The biggest question in Do the Right Thing has revolved around Mookie’s final action. Why did Mookie start the riot against Sal’s pizzeria by throwing a trash can at it? Mookie throughout the film obeyed and respected Sal. Sal, in the same respect, considered Mookie to be like his son. So what motivated Mookie to “betray” Sal? Did he do the right thing?
The answer lies in the lives of Spike Lee, the writer/director/producer of the film, not to mention the actor who plays as Mookie. Do the Right Thing was not the only film that Lee directed and acted in; Lee had three other lives before Mookie was introduced on screen: Mars Blackmon’s in She’s Gotta Have It, Half-Pint in School Daze, and his own. All three of these lives reveal more Mookie’s nature. Though Mookie is very different from Mars Blackmon, Half-Pint and Spike Lee, Mookie is still someone Spike Lee felt confident to act as.
In Do the Right Thing, Mookie is presented as the only black person with an actual job and the only person required to interact and even take orders from whites. As such, he is a complacent character, acting more out of his self-interest to pay the rent and whatnot rather than out of love for the community. He represents the upper middle class blacks in American society, those who cannot and who do not ignore what it means to be black but at the same time, those who are too concerned with maintaining their status to start boycotts or side with unruly customers against his boss. Mookie is in a good solid position in his society, especially compared to the unemployed trio near the Korean corner store who argue incessantly and compared to Da Mayor who gets a dollar out of pity from Sal. Mookie’s position reflects Lee’s own personal life. In his interview with Henry Louis Gates, Lee states this about himself: “we’ve been blessed and are of those fortunate African-Americans who have slipped through the cracks” (Gates). In a way, Lee himself is in Mookie’s position and works hard and earnestly to maintain this position.
However, it’d be a mistake to think of Mookie as an obedient conformist. Mookie is still Spike Lee, and just like the Knics-loving Lee and the “immature, motormouthed bicycle messenger Mars Blackmon” of She’s Gotta Have It, Mookie takes fun in bothering his sister and is not afraid to stand up against Sal when he feels that Sal has crossed the line when he is obsequiously nice to his sister. Mookie also has a very one-track mind, which shows his immaturity. When he is on the job to deliver his pizza, he is so concentrated on delivering that pizza, he hardly listens to Da Mayor when he says, “Always do the right thing.” Mookie responds, “That’s it? I got it. I’m going.” The way he says that, it is pretty clear that he didn’t really get it. He is also one-tracked about money. The day after the riot, he could care less about Sal’s condition, as long as he gets his two-hundred fifty dollars. This inability to focus on different things has also been present in Lee’s previous character Half-Pint, who was so concerned about being a member of the Gamma Phi Gamma fraternity that he was willing to do anything, even take the virginity of a young respected girl named Jane.
But really, why did Mookie do it? Was it because he was so one-tracked about the loss of his good friend Radio Raheem that he had to express his frustration somehow? But then what about his complacency? After all, the moment he threw that trash can, he also threw away his valued position. Was it due to Mookie’s immaturity so similarly linked to the foul mouth of Mars Blackmon? Maybe he was so immature that he could not keep the anger he had pent up inside, and all his memories of being ordered around by Sal and Pino and now the police brutality against Raheem pushed Mookie to the edge. Like Spike Lee who faced constant obstacles in his life because he was black, so was Mookie by that point, especially with Pino’s “nigger this” and “nigger that.” Perhaps Raheem’s death was the boiling point.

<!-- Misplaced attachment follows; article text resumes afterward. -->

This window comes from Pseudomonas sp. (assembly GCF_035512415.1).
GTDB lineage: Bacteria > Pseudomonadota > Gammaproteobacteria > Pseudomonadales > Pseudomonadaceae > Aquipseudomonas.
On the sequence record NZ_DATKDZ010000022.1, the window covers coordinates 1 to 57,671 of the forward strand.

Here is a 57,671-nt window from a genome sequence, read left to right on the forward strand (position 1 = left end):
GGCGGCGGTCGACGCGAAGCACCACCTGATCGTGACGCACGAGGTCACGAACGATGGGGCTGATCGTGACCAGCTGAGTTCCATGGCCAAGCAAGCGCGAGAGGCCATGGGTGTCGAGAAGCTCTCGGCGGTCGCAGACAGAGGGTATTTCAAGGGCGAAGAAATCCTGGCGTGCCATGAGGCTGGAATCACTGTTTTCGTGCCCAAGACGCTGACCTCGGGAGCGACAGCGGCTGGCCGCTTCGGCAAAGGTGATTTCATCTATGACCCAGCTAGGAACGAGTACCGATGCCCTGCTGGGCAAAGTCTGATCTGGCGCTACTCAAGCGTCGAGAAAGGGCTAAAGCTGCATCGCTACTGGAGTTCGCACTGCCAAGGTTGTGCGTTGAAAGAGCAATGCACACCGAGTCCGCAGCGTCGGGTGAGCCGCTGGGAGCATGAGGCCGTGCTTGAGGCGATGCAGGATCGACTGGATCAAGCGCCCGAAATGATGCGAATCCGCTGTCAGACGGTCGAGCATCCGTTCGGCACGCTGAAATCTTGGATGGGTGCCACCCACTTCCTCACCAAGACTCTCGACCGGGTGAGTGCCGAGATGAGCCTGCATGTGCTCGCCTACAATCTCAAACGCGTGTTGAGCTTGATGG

Then again, the case might have been the opposite. Mookie may not have been immature or one-tracked at all at that final moment. Mookie might have been the complacent Spike Lee, focused on maintaining his position and his loyalty. After Raheem’s death, the entire neighborhood gathered around Sal’s pizzeria like they were going to beat up Sal and his sons. It seemed like a pre-lynching scene. Maybe Mookie cared more about the life of Sal than the life of his property that he threw the trash can to distract the crowd’s anger at something else, something not living, something not as valuable as human life. Just like how Half-Pint’s actions in the film School Daze was misconstrued, maybe Mookie’s action is not understood rightly by many. Perhaps he did do the right thing and may have actually saved Sal’s and his sons’ lives.
All this theorizing has been made possible by analyzing the lives of Spike Lee, his actual life and his previous ones on screen. Mookie is the key to understanding the title of the film, which is Do the Right Thing and understanding the nature of Spike Lee and all his roles provide key answers to why Mookie did what he did. Even if we ultimately cannot understand what motivated Mookie to act the way he did, my analysis has proven that Mookie is just another version of Mars Blackmon, Half-Pint, or Spike Lee himself.
-Gates Jr., Henry Louis. Interview with Spike Lee. October 1994. http://www.findarticles.com/p/articles/mi_m1285/is_n10_v24/ai_16166707